Economy and Industry


Canada has one of the most advanced industrialized economies in the world. The Canadian economy is market-based and comprised of robust primary, manufacturing and service sectors. For example, energy, minerals and metals, and forestry are some of the most important natural resource sectors, while manufacturing includes large employers in areas such as the automotive and aerospace industries. Canada has always been a trading nation and commerce remains the engine of economic growth.

Natural Resources and the Economy

  • Canada’s natural resource economy is the third largest per-capita in the world and accounted for approximately 17% of Canada’s nominal gross domestic product and 1.9 million jobs in 2019.
  • There are 459 major projects under construction or planned in Canada for the period of 2020-2030, worth $589 billion.
  • Natural resource exports in 2019 were valued at approximately $264 billion, with the majority of exports going to the U.S.

Canada’s Transition to the Clean Economy

The Canadian economy has always been interwoven with our environment, from raw resource extraction to highly technical industries; many Canadians depend on lands and waters for their economic well-being. This connection means Canada’s economic health is reliant on the conservation of our environment, and building an economy that keeps emissions low and invests in clean technologies. The environmental and clean technology sector grew by 3.5% in 2019, twice the rate of the total Canadian economy. In addition, an estimated 341,000 jobs were associated with total environmental and clean technology activity in 2019, up 4.6% from a year earlier and accounting for 1.8% of all jobs in Canada.

Did You Know?

  • The Pan-Canadian Framework on Clean Growth and Climate Change brings together provinces, territories and the federal government for collective action to address climate change and grow the economy through efforts that include pricing carbon pollution, building resilience, adapting to climate change, and supporting clean technologies, innovation and job creation.
  • Canada’s strengthened climate plan, A Healthy Environment and A Healthy Economy, builds on these efforts to cut more pollution, create more jobs, and support a healthier economy and environment.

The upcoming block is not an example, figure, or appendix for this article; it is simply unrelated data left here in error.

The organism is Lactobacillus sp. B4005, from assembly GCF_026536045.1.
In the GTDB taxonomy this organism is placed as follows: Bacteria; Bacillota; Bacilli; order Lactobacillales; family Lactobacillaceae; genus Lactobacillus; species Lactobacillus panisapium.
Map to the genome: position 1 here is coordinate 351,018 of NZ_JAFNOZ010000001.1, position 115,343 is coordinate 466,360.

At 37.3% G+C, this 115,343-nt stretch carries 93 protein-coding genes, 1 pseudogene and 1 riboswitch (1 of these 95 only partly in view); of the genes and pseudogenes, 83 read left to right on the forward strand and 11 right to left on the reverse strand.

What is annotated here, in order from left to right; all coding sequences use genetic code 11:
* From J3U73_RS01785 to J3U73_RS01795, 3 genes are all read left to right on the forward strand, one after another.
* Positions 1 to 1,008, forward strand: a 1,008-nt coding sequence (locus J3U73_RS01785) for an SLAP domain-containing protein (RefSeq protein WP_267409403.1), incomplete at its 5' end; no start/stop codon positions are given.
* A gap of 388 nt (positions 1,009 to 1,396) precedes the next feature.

• The Canadian Net-Zero Emissions Accountability Act, which became law in June 2021, formalizes Canada’s target to achieve net-zero emissions by the year 2050, and establishes a transparent process to plan, assess and adjust efforts to achieve national emissions reductions.
  • The value of the environmental and clean technology products sector in Canada reached $70.5 billion in 2019, accounting for 3.0% of the Canadian gross domestic product.

Major Projects in Canada 

The interactive map below shows data related to Canada’s economy and industrial sectors that are available through the Open and Science Data Platform. The major projects inventory, produced by Natural Resources Canada, provides information on mining, energy and forestry projects currently under construction or planned to be initiated in the next 10 years. It includes new extraction and large expansion projects, and major processing facilities. The second dataset, depicts the location of clean electricity generating facilities, which includes information on power generation capacity and the type of clean energy source (biomass, hydro, nuclear, solar, tidal and wind). The data comes from the provinces and territories, federal departments and Canadian clean energy associations. Collectively, these datasets highlight the importance of both the natural resource and clean technology sectors in Canada’s economy.

This map is for illustrative purposes. The markers represent the approximate locations based on available data. The Government of Canada shall not be held liable for any third party’s interpretation of the Information. The Government of Canada reserves the right to change or revise the Information at any time.

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The Open Science and Data Platform provides access to information about Canada’s economy and industries, along with other topics, which can help us understand the interconnected nature of cumulative effects. Click the button below to explore economy and industry content.

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